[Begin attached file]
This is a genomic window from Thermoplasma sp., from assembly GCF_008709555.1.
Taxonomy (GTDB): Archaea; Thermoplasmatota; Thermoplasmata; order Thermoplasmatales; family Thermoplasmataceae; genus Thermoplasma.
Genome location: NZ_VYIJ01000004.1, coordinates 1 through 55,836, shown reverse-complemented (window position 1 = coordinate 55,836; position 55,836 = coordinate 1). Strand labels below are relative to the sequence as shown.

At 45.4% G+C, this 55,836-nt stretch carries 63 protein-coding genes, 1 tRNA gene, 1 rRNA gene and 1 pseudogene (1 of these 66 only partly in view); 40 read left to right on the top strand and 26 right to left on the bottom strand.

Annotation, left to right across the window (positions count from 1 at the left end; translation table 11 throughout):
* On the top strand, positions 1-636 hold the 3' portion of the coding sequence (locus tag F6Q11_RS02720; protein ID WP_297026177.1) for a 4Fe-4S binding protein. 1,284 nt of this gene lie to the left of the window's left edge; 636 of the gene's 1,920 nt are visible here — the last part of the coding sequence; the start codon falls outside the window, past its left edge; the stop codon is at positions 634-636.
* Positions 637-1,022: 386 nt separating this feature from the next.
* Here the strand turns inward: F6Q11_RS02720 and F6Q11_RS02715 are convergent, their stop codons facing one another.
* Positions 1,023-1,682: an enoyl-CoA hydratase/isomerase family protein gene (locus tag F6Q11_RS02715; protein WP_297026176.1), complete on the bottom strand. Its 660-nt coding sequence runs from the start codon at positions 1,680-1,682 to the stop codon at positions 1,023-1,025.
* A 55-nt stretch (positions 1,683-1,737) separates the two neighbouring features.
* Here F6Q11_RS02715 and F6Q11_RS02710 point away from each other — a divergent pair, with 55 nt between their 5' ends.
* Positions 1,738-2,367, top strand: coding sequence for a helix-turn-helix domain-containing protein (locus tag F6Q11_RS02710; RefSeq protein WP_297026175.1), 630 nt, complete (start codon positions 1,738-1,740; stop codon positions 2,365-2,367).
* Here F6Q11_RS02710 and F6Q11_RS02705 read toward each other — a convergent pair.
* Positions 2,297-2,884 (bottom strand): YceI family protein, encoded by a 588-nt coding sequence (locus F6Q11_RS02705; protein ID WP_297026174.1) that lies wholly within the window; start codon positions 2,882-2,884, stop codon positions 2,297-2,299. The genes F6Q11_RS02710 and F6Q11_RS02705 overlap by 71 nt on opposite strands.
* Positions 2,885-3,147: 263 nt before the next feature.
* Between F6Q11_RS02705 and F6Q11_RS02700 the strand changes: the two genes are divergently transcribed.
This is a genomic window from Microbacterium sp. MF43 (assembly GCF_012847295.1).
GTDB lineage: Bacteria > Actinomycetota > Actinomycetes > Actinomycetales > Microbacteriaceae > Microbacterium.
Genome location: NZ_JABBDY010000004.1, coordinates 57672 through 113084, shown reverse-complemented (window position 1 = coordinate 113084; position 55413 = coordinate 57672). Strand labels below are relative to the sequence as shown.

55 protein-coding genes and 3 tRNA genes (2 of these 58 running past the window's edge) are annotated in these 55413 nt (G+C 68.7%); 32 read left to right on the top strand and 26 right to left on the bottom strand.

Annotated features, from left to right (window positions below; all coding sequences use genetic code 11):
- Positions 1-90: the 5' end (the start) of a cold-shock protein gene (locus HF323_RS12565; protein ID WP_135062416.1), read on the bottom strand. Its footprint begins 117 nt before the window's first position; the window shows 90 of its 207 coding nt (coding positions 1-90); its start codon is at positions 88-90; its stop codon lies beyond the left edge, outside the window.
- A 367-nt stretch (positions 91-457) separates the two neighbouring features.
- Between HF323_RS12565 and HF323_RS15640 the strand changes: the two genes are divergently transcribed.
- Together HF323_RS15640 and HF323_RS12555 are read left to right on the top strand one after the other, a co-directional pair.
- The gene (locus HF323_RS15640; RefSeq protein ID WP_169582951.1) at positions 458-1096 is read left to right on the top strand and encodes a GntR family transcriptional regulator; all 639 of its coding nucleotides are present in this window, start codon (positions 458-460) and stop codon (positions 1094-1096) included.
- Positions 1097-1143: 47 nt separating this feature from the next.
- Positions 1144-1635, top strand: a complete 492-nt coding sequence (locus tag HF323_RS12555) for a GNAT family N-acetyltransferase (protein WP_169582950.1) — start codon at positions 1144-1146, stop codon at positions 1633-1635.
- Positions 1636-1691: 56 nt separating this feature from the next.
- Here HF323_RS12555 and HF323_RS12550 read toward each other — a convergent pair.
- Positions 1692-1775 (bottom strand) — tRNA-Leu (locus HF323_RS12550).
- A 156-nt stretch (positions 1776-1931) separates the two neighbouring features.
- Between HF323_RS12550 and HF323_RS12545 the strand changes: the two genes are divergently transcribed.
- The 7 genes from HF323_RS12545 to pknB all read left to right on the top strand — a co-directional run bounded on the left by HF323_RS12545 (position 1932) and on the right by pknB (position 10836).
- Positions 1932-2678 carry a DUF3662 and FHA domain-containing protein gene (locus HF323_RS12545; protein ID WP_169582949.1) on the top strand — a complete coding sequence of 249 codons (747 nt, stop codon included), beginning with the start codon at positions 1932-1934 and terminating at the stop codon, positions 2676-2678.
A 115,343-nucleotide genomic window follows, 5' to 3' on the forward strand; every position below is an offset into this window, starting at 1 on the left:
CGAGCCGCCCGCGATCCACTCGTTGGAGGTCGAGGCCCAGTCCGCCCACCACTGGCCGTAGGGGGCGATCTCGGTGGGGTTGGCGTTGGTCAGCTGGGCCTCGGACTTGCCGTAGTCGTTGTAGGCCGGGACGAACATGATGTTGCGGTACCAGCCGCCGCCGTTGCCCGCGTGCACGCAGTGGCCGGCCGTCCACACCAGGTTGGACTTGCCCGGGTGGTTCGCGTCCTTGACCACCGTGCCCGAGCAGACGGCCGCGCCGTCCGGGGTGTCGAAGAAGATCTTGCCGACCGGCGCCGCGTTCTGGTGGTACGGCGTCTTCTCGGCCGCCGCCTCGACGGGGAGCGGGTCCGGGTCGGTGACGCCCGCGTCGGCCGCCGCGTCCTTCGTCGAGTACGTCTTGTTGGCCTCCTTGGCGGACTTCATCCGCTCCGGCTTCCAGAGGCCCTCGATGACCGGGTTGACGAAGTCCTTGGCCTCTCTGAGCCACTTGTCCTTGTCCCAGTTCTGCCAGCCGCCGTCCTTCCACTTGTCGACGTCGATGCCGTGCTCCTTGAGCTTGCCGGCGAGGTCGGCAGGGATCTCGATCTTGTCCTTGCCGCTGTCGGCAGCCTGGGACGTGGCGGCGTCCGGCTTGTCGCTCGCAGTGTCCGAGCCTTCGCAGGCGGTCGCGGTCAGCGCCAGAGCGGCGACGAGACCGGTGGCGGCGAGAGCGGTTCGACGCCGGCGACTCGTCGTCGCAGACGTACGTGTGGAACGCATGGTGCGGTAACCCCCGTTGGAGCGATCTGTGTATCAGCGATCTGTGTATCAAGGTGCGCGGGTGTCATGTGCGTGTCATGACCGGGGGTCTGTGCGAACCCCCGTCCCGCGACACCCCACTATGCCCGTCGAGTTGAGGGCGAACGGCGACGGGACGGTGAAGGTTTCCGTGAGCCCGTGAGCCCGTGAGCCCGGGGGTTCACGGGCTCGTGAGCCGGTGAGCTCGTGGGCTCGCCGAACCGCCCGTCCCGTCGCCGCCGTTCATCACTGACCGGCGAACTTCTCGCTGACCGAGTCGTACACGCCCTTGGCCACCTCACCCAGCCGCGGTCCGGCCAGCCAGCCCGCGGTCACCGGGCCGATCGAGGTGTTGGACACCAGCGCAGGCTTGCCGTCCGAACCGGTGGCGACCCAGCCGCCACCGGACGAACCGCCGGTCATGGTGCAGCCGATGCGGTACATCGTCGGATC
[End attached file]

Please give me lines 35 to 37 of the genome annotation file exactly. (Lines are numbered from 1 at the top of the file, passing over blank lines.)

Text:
- Positions 1932-2678 carry a DUF3662 and FHA domain-containing protein gene (locus HF323_RS12545; protein ID WP_169582949.1) on the top strand — a complete coding sequence of 249 codons (747 nt, stop codon included), beginning with the start codon at positions 1932-1934 and terminating at the stop codon, positions 2676-2678.
A 115,343-nucleotide genomic window follows, 5' to 3' on the forward strand; every position below is an offset into this window, starting at 1 on the left:
CGAGCCGCCCGCGATCCACTCGTTGGAGGTCGAGGCCCAGTCCGCCCACCACTGGCCGTAGGGGGCGATCTCGGTGGGGTTGGCGTTGGTCAGCTGGGCCTCGGACTTGCCGTAGTCGTTGTAGGCCGGGACGAACATGATGTTGCGGTACCAGCCGCCGCCGTTGCCCGCGTGCACGCAGTGGCCGGCCGTCCACACCAGGTTGGACTTGCCCGGGTGGTTCGCGTCCTTGACCACCGTGCCCGAGCAGACGGCCGCGCCGTCCGGGGTGTCGAAGAAGATCTTGCCGACCGGCGCCGCGTTCTGGTGGTACGGCGTCTTCTCGGCCGCCGCCTCGACGGGGAGCGGGTCCGGGTCGGTGACGCCCGCGTCGGCCGCCGCGTCCTTCGTCGAGTACGTCTTGTTGGCCTCCTTGGCGGACTTCATCCGCTCCGGCTTCCAGAGGCCCTCGATGACCGGGTTGACGAAGTCCTTGGCCTCTCTGAGCCACTTGTCCTTGTCCCAGTTCTGCCAGCCGCCGTCCTTCCACTTGTCGACGTCGATGCCGTGCTCCTTGAGCTTGCCGGCGAGGTCGGCAGGGATCTCGATCTTGTCCTTGCCGCTGTCGGCAGCCTGGGACGTGGCGGCGTCCGGCTTGTCGCTCGCAGTGTCCGAGCCTTCGCAGGCGGTCGCGGTCAGCGCCAGAGCGGCGACGAGACCGGTGGCGGCGAGAGCGGTTCGACGCCGGCGACTCGTCGTCGCAGACGTACGTGTGGAACGCATGGTGCGGTAACCCCCGTTGGAGCGATCTGTGTATCAGCGATCTGTGTATCAAGGTGCGCGGGTGTCATGTGCGTGTCATGACCGGGGGTCTGTGCGAACCCCCGTCCCGCGACACCCCACTATGCCCGTCGAGTTGAGGGCGAACGGCGACGGGACGGTGAAGGTTTCCGTGAGCCCGTGAGCCCGTGAGCCCGGGGGTTCACGGGCTCGTGAGCCGGTGAGCTCGTGGGCTCGCCGAACCGCCCGTCCCGTCGCCGCCGTTCATCACTGACCGGCGAACTTCTCGCTGACCGAGTCGTACACGCCCTTGGCCACCTCACCCAGCCGCGGTCCGGCCAGCCAGCCCGCGGTCACCGGGCCGATCGAGGTGTTGGACACCAGCGCAGGCTTGCCGTCCGAACCGGTGGCGACCCAGCCGCCACCGGACGAACCGCCGGTCATGGTGCAGCCGATGCGGTACATCGTCGGATC